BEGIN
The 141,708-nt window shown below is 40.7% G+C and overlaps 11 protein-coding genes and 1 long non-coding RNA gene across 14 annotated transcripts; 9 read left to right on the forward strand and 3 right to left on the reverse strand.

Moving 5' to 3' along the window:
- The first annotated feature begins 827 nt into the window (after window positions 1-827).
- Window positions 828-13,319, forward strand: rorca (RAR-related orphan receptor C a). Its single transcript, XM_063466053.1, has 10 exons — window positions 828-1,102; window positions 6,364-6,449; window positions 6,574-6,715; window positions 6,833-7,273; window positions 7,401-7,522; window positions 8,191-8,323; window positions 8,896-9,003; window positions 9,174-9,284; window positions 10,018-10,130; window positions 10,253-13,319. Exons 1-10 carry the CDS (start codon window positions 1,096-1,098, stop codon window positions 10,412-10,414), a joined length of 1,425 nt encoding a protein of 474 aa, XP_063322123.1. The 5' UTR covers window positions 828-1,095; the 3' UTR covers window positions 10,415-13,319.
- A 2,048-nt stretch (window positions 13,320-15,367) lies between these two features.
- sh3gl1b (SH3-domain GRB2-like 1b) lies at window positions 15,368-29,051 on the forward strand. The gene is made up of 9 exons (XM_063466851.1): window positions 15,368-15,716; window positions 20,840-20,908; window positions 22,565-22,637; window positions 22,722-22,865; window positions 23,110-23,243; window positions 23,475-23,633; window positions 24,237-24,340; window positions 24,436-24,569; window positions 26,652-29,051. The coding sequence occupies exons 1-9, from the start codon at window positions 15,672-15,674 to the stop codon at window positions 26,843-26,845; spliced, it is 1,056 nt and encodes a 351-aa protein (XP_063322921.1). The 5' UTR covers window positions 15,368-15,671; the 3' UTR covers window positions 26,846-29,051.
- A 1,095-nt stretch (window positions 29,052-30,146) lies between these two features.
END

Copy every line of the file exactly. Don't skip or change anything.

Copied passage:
The 141,708-nt window shown below is 40.7% G+C and overlaps 11 protein-coding genes and 1 long non-coding RNA gene across 14 annotated transcripts; 9 read left to right on the forward strand and 3 right to left on the reverse strand.

Moving 5' to 3' along the window:
- The first annotated feature begins 827 nt into the window (after window positions 1-827).
- Window positions 828-13,319, forward strand: rorca (RAR-related orphan receptor C a). Its single transcript, XM_063466053.1, has 10 exons — window positions 828-1,102; window positions 6,364-6,449; window positions 6,574-6,715; window positions 6,833-7,273; window positions 7,401-7,522; window positions 8,191-8,323; window positions 8,896-9,003; window positions 9,174-9,284; window positions 10,018-10,130; window positions 10,253-13,319. Exons 1-10 carry the CDS (start codon window positions 1,096-1,098, stop codon window positions 10,412-10,414), a joined length of 1,425 nt encoding a protein of 474 aa, XP_063322123.1. The 5' UTR covers window positions 828-1,095; the 3' UTR covers window positions 10,415-13,319.
- A 2,048-nt stretch (window positions 13,320-15,367) lies between these two features.
- sh3gl1b (SH3-domain GRB2-like 1b) lies at window positions 15,368-29,051 on the forward strand. The gene is made up of 9 exons (XM_063466851.1): window positions 15,368-15,716; window positions 20,840-20,908; window positions 22,565-22,637; window positions 22,722-22,865; window positions 23,110-23,243; window positions 23,475-23,633; window positions 24,237-24,340; window positions 24,436-24,569; window positions 26,652-29,051. The coding sequence occupies exons 1-9, from the start codon at window positions 15,672-15,674 to the stop codon at window positions 26,843-26,845; spliced, it is 1,056 nt and encodes a 351-aa protein (XP_063322921.1). The 5' UTR covers window positions 15,368-15,671; the 3' UTR covers window positions 26,846-29,051.
- A 1,095-nt stretch (window positions 29,052-30,146) lies between these two features.